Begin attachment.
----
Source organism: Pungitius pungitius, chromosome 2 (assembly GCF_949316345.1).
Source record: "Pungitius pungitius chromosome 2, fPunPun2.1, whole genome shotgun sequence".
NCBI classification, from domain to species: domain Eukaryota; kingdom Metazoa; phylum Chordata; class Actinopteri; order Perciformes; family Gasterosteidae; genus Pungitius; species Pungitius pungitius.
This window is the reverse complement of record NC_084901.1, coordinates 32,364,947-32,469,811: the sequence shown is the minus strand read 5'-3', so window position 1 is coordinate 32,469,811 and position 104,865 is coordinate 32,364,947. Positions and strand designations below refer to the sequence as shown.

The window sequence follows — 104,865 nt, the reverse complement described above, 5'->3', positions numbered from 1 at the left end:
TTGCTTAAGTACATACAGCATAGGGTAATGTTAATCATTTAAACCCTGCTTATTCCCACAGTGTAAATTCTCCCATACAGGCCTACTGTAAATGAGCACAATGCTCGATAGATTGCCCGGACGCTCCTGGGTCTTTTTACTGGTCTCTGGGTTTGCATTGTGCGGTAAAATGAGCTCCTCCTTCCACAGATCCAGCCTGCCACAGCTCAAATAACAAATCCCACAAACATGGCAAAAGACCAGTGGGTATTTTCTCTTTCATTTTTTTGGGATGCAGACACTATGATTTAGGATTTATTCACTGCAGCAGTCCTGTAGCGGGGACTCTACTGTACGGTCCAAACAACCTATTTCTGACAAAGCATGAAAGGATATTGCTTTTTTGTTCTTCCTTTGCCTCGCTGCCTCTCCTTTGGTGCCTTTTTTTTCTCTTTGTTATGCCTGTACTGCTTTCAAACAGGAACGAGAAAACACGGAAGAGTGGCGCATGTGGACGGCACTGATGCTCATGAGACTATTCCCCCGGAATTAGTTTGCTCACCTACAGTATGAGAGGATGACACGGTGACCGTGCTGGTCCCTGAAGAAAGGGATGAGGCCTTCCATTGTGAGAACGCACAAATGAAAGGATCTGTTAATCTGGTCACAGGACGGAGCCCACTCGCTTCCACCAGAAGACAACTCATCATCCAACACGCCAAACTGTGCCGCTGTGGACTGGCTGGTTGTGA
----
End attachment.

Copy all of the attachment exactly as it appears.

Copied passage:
Source organism: Pungitius pungitius, chromosome 2 (assembly GCF_949316345.1).
Source record: "Pungitius pungitius chromosome 2, fPunPun2.1, whole genome shotgun sequence".
NCBI classification, from domain to species: domain Eukaryota; kingdom Metazoa; phylum Chordata; class Actinopteri; order Perciformes; family Gasterosteidae; genus Pungitius; species Pungitius pungitius.
This window is the reverse complement of record NC_084901.1, coordinates 32,364,947-32,469,811: the sequence shown is the minus strand read 5'-3', so window position 1 is coordinate 32,469,811 and position 104,865 is coordinate 32,364,947. Positions and strand designations below refer to the sequence as shown.

The window sequence follows — 104,865 nt, the reverse complement described above, 5'->3', positions numbered from 1 at the left end:
TTGCTTAAGTACATACAGCATAGGGTAATGTTAATCATTTAAACCCTGCTTATTCCCACAGTGTAAATTCTCCCATACAGGCCTACTGTAAATGAGCACAATGCTCGATAGATTGCCCGGACGCTCCTGGGTCTTTTTACTGGTCTCTGGGTTTGCATTGTGCGGTAAAATGAGCTCCTCCTTCCACAGATCCAGCCTGCCACAGCTCAAATAACAAATCCCACAAACATGGCAAAAGACCAGTGGGTATTTTCTCTTTCATTTTTTTGGGATGCAGACACTATGATTTAGGATTTATTCACTGCAGCAGTCCTGTAGCGGGGACTCTACTGTACGGTCCAAACAACCTATTTCTGACAAAGCATGAAAGGATATTGCTTTTTTGTTCTTCCTTTGCCTCGCTGCCTCTCCTTTGGTGCCTTTTTTTTCTCTTTGTTATGCCTGTACTGCTTTCAAACAGGAACGAGAAAACACGGAAGAGTGGCGCATGTGGACGGCACTGATGCTCATGAGACTATTCCCCCGGAATTAGTTTGCTCACCTACAGTATGAGAGGATGACACGGTGACCGTGCTGGTCCCTGAAGAAAGGGATGAGGCCTTCCATTGTGAGAACGCACAAATGAAAGGATCTGTTAATCTGGTCACAGGACGGAGCCCACTCGCTTCCACCAGAAGACAACTCATCATCCAACACGCCAAACTGTGCCGCTGTGGACTGGCTGGTTGTGA